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#388027 - 01/09/13 12:24 PM Re: AVR choices for a Technicphobe [Re: CatBrat]
Murph Offline
axiomite

Registered: 10/05/06
Posts: 6863
Loc: PEI, Canada
Originally Posted By: CatBrat
Hmmm use a harmony remote.. It seems like I've heard that one before.


Good ideas are worth repeating.

However, since you have taunted it out of me, I'll add my personal opinion that the URCs are better as they can take a fall off the coffee table with much more confidence.
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With great power comes Awesome irresponsibility.

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#388056 - 01/09/13 08:47 PM Re: AVR choices for a Technicphobe [Re: Captain4105]
Gary Vose Sr Offline
devotee

Registered: 03/17/12
Posts: 302
Loc: Casa Grande, AZ
A couple of things that are considered must haves, have not yet been talked about. Buying as much power as your budget will allow for, and amps that can drive those M80 down to 4 ohms. Check out the pioneer Sc-61 here. http://www.pioneerelectronics.com/PUSA/Home/AV-Receivers/Elite+Receivers/SC-61

Check out the pricing and some customer reviews here:

http://www.amazon.com/Pioneer-SC-61-Chan...eer+elite+sc-61

Check out the remote here:

http://www.amazon.com/URC-Universal-Cont...eywords=urc+wr7

This is the remote I'll be trying, it comes highly rated, and is inexpensive as well. Good luck and good shopping.
_________________________
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#388061 - 01/09/13 09:29 PM Re: AVR choices for a Technicphobe [Re: Gary Vose Sr]
cb919 Offline
connoisseur

Registered: 02/17/09
Posts: 1041
Loc: Ottawa, Canada
Speaking of remotes, there was an overview I recently read which was quite high level comparing pros and cons of a universal remote, apps for tablets and high end home automation systems. Here's the link:
http://hometheaterreview.com/goodbye-universal-remote-hello-control-app/
_________________________
Dan
In/On Wall 500 w M2 Center Channel

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#388063 - 01/09/13 10:15 PM Re: AVR choices for a Technicphobe [Re: Captain4105]
CatBrat Offline
axiomite

Registered: 08/05/09
Posts: 5912
Loc: Milky Way Galaxy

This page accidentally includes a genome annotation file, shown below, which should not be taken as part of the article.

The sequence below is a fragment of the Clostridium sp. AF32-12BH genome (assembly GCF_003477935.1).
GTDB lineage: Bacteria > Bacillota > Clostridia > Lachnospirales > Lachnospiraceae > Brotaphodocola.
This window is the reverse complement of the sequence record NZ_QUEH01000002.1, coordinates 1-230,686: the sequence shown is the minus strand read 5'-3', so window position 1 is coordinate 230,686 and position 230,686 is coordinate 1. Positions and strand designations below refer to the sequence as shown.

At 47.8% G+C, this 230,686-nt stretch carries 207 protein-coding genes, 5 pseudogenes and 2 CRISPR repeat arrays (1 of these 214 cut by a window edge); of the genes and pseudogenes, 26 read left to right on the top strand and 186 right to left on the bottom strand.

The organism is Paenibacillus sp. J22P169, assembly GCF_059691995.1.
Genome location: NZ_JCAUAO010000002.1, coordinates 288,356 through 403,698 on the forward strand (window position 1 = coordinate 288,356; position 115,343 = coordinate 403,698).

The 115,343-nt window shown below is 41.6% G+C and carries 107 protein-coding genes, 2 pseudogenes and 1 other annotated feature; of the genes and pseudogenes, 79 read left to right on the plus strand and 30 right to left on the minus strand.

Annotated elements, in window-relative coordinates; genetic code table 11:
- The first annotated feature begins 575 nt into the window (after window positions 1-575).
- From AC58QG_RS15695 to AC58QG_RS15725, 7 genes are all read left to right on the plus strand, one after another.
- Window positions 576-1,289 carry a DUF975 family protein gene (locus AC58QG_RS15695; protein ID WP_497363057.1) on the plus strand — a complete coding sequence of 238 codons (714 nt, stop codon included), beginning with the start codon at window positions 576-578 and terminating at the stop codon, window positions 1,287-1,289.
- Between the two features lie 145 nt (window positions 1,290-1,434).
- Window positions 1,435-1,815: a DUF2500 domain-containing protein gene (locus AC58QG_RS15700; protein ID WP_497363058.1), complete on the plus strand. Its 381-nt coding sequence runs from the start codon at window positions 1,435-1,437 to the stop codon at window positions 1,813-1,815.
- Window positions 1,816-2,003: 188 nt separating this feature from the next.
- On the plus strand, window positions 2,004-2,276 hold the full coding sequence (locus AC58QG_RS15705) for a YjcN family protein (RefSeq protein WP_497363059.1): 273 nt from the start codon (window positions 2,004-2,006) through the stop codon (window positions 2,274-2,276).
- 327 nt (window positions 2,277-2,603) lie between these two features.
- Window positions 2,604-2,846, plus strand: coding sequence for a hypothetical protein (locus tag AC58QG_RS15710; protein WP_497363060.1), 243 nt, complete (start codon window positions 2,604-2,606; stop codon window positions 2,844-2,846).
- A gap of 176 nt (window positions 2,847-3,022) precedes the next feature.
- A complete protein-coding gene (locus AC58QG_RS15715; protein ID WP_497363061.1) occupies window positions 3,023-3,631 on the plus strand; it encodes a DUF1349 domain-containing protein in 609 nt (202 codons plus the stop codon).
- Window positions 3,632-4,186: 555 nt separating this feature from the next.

Unless i'm just missing seeing it with the universal remote, i don't see that it has activity buttons, like "watch tv", "play DVD", "listen radio", "play CD". All i see is that it replaces multiple remotes, which won't simplify the process nearly as much because you still have to do every function. You need a remote like the Harmony One which is worth paying a premium price for that added simplicity.

I use the harmony 1100, but don't recommend that one, unless your equipment is in another room, like mine, or behind a closed door, and you like to buy a new one about once a year. I have no experience with the harmony one, but many people here have liked it.

When I want to watch a movie, I hit the touch screen button that says "DVD/blu-ray". This powers on the TV and selects the proper input mode. It powers on the AVR and puts it in the play DVD mode. It powers on the blu-ray player. I open the tray and put the movie in and close the tray. Wait for the menu on the blu-ray and play. When done, I remove the disc, close the tray, then push power off button on the remote. It powers off all 3 devices. If instead of turning it off I want to watch Tv now, it powers off the blu-ray player, but leaves the other components on, and sets them to the settings that's needed to watch TV. I don't have to remember anything.

Easy peasy Japanesy.


Edited by CatBrat (01/09/13 10:35 PM)

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#388065 - 01/09/13 10:38 PM Re: AVR choices for a Technicphobe [Re: Captain4105]
Gary Vose Sr Offline
devotee

Registered: 03/17/12
Posts: 302
Loc: Casa Grande, AZ
CatBrat read some of the customer reviews. They state you can easily program for one button push, to be able to config. one's components to turn on. Weather it be TV/Sat.box/Receiver/Blu-ray/PS3. It's also been stated you can program in for the speaker vol. control through the receiver as well.
_________________________
"When arguing with an IDIOT... make sure the person you're talking to... isn't doing the same."

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#388066 - 01/09/13 10:45 PM Re: AVR choices for a Technicphobe [Re: Captain4105]
CatBrat Offline
axiomite

Registered: 08/05/09
Posts: 5912
Loc: Milky Way Galaxy
I just checked the reviews and still don't see it. It mentioned being able to run a macro to switch inputs on the AVR when pressing a Dvd button, but this a far cry from pressing the DVD button and having it set up the TV, AVR, disc player, and anything else that's needed.


Edit: ok I'm seeing it now, just had to read a bunch more reviews.

I may have to try one of these now that I know that.


Edited by CatBrat (01/09/13 10:50 PM)

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#388067 - 01/09/13 10:58 PM Re: AVR choices for a Technicphobe [Re: Captain4105]